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Schools coping with new law
State mandate over pesticide application causing additional expense
The sight was surprising and alarming.
About a month ago, people walking into the staff lounge at Greenwood Elementary School were greeted by nearly two dozen yellow jackets. The wasps, most of which were lethargic, had come in from an outside nest attached to the Greenwood building. The wasps were entering the lounge through a tiny opening in the building.
The problem was quickly addressed when the opening was sealed and a licensed commercial pesticide applicator came to Greenwood to destroy the yellow jacket nest. Fortunately, the nest was eliminated before anyone at Greenwood was stung.
The process went smoothly but was more complicated than it would have been just five months earlier, before a new state law regarding the use of pesticides in schools took effect. Before this the school district’s maintenance staff, not a commercial exterminator, would have eliminated the yellow jacket nest with chemicals.
This can no longer be done because the new law prohibits school districts from having certain pesticides and toxic chemicals on their grounds, including any which have warnings stating they can cause cancer.
The statute also does not allow school district employees to apply any chemicals to eliminate pests on or in buildings. This means that whenever chemicals must be used to eliminate pests like insects or rodents in public school buildings a certified commercial or public pesticide applicator must be called.
The new law does allow school district employees to apply chemicals to remove pests which are not on or in buildings. Only employees who have state certification can now do this. The new law is making things more complicated for school officials, but La Grande School Director of Business and Operations Chris Panike said it has its strong points.
“We are doing everything we can to provide a healthy environment for kids,” Panike said.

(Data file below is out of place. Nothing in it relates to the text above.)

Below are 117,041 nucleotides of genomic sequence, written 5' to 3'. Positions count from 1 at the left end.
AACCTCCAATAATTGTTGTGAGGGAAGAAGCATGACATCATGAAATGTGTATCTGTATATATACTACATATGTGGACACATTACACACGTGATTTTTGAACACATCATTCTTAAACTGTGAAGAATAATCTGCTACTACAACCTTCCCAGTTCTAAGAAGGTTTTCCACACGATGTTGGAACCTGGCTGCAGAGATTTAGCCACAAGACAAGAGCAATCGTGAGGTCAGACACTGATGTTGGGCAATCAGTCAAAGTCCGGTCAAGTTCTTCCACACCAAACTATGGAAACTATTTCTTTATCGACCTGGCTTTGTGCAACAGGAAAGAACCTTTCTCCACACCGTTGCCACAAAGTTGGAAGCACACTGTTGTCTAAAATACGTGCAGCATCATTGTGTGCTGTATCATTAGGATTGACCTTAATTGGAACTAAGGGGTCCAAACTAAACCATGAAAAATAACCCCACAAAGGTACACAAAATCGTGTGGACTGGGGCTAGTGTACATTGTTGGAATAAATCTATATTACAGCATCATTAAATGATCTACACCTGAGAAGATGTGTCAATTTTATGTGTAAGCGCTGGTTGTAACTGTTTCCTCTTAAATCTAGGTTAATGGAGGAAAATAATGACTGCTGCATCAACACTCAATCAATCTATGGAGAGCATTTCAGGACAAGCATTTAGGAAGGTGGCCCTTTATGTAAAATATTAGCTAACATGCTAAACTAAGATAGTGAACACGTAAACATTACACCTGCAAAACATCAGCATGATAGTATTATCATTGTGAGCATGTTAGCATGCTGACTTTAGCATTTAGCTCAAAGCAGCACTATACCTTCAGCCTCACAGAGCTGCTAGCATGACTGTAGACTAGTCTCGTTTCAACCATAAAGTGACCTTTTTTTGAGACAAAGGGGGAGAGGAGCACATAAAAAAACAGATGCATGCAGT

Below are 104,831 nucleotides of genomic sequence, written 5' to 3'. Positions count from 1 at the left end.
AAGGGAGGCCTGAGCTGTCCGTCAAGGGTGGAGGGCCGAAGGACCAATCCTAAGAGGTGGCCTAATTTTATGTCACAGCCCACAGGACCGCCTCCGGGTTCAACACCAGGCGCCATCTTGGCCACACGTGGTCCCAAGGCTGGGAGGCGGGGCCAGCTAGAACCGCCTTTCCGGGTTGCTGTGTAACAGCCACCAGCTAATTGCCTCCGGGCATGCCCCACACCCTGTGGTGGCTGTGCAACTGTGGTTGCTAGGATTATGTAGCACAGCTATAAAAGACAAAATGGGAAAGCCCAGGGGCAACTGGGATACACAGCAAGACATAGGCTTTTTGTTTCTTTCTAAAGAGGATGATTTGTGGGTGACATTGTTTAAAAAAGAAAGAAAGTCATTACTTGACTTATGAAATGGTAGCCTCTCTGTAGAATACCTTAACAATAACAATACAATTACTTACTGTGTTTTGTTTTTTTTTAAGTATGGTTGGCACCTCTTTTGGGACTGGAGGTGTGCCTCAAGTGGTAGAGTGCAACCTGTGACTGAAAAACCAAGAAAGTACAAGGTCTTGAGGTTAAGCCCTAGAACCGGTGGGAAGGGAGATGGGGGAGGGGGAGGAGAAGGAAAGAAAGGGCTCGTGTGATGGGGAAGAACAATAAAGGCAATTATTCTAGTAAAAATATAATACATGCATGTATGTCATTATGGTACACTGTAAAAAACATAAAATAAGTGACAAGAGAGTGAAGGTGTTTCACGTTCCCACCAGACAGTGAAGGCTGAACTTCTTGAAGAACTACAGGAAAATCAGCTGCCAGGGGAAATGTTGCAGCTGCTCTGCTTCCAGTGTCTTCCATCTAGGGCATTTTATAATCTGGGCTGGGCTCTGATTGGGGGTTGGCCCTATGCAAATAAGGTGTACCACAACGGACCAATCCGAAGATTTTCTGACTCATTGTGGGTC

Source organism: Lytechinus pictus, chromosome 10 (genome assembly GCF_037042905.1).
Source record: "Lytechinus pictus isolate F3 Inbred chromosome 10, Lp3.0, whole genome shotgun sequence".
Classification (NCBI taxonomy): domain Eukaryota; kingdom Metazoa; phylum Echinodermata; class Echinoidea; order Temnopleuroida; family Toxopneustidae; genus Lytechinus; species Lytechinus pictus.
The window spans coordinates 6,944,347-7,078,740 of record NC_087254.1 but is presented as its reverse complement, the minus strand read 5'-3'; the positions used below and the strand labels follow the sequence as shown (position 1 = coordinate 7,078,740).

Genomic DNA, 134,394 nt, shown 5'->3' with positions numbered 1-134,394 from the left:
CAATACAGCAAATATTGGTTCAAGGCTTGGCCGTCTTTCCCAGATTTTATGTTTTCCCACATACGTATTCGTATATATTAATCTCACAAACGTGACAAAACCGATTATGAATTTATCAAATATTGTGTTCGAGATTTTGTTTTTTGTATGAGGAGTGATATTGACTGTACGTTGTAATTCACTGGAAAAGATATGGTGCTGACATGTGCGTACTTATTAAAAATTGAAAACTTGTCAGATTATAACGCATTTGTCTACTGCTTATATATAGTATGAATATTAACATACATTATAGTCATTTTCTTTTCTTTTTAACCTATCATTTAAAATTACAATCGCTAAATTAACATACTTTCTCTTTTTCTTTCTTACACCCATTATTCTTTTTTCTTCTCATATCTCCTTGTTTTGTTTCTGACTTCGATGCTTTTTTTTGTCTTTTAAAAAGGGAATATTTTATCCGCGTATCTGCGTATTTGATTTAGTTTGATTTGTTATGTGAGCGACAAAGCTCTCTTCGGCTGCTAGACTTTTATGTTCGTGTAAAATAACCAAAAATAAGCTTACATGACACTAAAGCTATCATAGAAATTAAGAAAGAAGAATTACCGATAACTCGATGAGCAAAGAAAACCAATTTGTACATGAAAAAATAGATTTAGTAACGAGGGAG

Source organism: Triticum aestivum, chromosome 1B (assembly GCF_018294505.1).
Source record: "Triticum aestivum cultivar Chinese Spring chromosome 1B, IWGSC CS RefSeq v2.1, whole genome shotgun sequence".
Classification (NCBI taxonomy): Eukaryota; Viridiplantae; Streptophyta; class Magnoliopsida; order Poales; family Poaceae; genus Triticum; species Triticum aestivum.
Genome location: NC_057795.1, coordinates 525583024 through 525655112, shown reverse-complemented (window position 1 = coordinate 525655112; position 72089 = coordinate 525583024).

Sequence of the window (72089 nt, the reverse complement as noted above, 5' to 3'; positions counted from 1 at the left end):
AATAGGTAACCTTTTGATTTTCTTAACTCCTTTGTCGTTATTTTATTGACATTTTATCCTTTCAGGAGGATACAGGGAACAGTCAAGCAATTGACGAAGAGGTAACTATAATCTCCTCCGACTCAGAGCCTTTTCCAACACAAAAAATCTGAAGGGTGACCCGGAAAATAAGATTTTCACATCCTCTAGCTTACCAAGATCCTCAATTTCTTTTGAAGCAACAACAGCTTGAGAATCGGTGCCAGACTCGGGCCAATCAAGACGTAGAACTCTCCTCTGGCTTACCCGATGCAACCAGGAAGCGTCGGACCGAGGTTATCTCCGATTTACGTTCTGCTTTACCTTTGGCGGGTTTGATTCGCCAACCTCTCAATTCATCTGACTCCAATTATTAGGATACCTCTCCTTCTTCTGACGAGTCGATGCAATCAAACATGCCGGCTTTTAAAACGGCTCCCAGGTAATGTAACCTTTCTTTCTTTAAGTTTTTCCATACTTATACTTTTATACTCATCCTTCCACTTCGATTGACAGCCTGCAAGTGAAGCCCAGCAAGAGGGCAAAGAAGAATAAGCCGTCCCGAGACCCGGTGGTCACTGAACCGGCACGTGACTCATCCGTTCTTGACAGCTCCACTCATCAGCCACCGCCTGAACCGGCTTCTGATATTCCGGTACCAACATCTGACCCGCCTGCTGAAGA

The La Grande School Board is close to adopting a policy to help it comply with the new law. The proposed policy closely resembles one developed by Tim Stock, coordinator for the Oregon State University Integrated Pest Management Program. It is titled “Model Integrated Pest Management Plan for Oregon Schools.”
The proposed policy focuses on the “long-term prevention or suppression of pest problems through economically sound measures,” which protect the health of students, staff and faculty; protect the integrity of buildings and grounds; maintain a productive learning environment and protect local ecosystem health.
Dealing with pests is not as big an issue in this region as it is in other parts of the state, said Jim MacKay, maintenance supervisor for the La Grande School District.
“We are lucky, we do not have many pest problems here,” he said.
Panike noted insect problems are fewer in Northeast Oregon than Western Oregon in part because this region receives less moisture.
Most of the pest problems the La Grande School District has involve an occasional rodent, yellow jackets and ants.
Ants are among the pests the Imbler School District had to deal with earlier this year when its new elementary school building opened. Ants were found in the new school because of dirt around the building due to project work. Once the dirt was removed the ant problem went away, said Imbler School District Superintendent Doug Hislop.
The Imbler School District, like the La Grande School District, will be adopting a policy to help comply with the the new school pest control law. The statute is one a number of local school leaders have reservations about because it provides more regulations for districts to conform to and will cost them additional money because commercial applicators will have to be brought in. Enterprise School District Superintendent Brad Royse is among those who feel this way. Royse said that in the process of going though the hoops needed to comply with the new law, school districts will use time and money that otherwise would have been directed toward education in the classroom.
Panike, noting that the state will not help schools deal with the additional expense they will face because of the new law, shares a similar sentiment.
“It is an unfunded mandate,’’ Panike said. “It is another financial requirement at a time when resources are scarce.’’